by Matt Duckor
"Aren't chicken fingers basically just fried chicken?" you might ask.
The chicken fingers of our childhood were glorious sticks of white breast meat, coated in a dubious, yet totally delicious breading that contained who-knew-what but got fried in oil so it didn't matter. Whether eating them at home with the family or out with a basket of bottomless fries, there was something magical about them. And they were boneless! Dunking pieces of chicken into a heaping pie of bottled ranch dressing without having to worry about biting into something weird.
And then, as with so many foodstuffs of our youth, hindsight comes into play -- they were actually dry, greasy, and made from chicken of questionable origins. But chicken fingers should and definitely could be great, right? There's got to be a way to make boneless, fried pieces of chicken be worth making at home.
Well, chef James Kent of the recently opened The NoMad Bar in NYC has cracked the code.
"It's fried chicken, we're not reinventing anything," says Kent. "It's all about how to we make this the best, the most crispiest, the most delicious." We're completely on board with that mission.
While the dish just landed on The NoMad Bar's brand-new brunch menu, it's a recipe that Kent and Daniel Humm (chef and co-owner of The NoMad and it's sister restaurant Eleven Madison Park) perfected years ago as a Kentucky Derby party showstopper.
The road to chicken finger greatness isn't a long or treacherous one. You can recapture the glory of this childhood dish in just three easy steps.
USE BONELESS SKINLESS CHICKEN THIGHS
The most striking difference between the chicken fingers Kent serves at The NoMad Bar and the ones mom made growing up is they utilize boneless, skinless chicken thighs, not breasts. In addition to being more affordable, thighs are incredibly flavorful and aren't as prone to drying out thanks to the good amount of fat contained in them.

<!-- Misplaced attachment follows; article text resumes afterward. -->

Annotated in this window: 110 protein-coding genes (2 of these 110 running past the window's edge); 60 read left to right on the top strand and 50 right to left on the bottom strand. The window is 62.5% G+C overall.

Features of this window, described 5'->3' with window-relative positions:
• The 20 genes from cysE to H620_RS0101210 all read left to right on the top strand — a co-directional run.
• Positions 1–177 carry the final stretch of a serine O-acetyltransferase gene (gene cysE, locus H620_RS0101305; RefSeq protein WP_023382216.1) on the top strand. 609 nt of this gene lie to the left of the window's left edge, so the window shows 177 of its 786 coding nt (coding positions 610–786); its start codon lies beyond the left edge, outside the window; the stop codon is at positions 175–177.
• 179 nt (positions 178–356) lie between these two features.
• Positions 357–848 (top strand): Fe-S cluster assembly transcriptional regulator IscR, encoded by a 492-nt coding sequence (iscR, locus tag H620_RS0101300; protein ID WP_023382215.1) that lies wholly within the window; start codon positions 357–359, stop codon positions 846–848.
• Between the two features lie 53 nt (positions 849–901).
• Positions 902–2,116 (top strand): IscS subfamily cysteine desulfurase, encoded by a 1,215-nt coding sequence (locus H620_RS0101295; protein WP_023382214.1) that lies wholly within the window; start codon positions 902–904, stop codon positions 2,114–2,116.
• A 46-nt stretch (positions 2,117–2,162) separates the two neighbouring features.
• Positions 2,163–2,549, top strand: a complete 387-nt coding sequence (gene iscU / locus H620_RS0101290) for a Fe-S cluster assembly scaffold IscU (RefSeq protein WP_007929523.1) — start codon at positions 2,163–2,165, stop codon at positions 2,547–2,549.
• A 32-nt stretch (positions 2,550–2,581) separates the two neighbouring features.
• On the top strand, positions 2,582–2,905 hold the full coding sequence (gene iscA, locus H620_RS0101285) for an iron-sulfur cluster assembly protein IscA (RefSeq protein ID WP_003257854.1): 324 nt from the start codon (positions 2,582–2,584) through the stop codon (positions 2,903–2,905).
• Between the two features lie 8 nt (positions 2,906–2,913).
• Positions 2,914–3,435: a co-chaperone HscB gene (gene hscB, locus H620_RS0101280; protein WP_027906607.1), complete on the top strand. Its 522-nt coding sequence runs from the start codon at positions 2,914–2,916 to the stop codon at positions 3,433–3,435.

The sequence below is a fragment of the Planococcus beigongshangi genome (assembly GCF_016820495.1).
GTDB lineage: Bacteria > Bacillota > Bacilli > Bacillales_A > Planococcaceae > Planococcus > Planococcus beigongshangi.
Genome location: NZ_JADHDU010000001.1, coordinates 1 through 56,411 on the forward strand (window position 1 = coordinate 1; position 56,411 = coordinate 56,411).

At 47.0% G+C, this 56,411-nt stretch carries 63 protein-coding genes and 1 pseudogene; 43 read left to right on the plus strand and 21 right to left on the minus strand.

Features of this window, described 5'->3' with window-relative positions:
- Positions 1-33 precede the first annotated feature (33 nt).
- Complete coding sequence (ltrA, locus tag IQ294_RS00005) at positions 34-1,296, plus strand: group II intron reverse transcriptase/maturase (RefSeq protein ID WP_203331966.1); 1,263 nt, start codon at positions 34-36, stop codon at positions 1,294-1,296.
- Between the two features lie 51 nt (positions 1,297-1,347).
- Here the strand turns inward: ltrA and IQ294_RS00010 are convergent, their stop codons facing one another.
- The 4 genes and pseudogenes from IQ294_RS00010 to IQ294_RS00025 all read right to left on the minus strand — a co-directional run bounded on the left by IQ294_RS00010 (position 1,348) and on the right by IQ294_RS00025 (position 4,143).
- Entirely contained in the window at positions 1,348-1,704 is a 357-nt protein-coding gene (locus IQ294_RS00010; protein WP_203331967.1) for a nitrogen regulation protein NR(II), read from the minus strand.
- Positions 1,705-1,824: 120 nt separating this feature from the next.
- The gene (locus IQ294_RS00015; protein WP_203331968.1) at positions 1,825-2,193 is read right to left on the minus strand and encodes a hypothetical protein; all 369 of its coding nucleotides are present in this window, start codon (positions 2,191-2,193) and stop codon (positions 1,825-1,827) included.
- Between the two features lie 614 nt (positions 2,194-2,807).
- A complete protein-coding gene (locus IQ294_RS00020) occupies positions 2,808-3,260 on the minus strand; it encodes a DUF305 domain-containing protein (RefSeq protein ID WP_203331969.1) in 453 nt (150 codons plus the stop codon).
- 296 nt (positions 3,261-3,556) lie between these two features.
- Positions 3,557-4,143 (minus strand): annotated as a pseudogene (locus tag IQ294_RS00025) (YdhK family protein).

As Kent says, thighs "make you never want to eat chicken breasts ever again."
MARINATE THE CHICKEN IN BUTTERMILK
After getting cut into strips, the chicken thighs are marinated in a buttermilk brine for 24 hours. "We tested various brines and even tried a salt-cured chicken," recalls Kent, "But this is the best way to make sure the meat's tender."
The buttermilk lends a subtle tang to the final product that's hard to achieve with anything else. Plus, it's classic: "We wanted to keep a foundational element like this that people have been using for years and years."
SEASON THE BRINE AND THE BREADING
The chicken doesn't just get its flavor from the buttermilk, but from the various spices and seasonings that are added to both the brine and the breading. Among other flavorings, jalapeￃﾱo and Tabasco get added to the brining liquid and contribute additional flavor and a slight heat to the chicken. Then, when it's time to fry, you dredge the chicken in seasoned flour with a host of different spices, including onion and garlic powder, thyme, sage, smoked paprika, and cayenne.
Now, you're just a pot full of bubbling canola oil away from the best chicken fingers ever. That, and a batch of homemade ranch dressing for dipping, of course.
Get the Recipe: Buttermilk Fried Chicken Fingers
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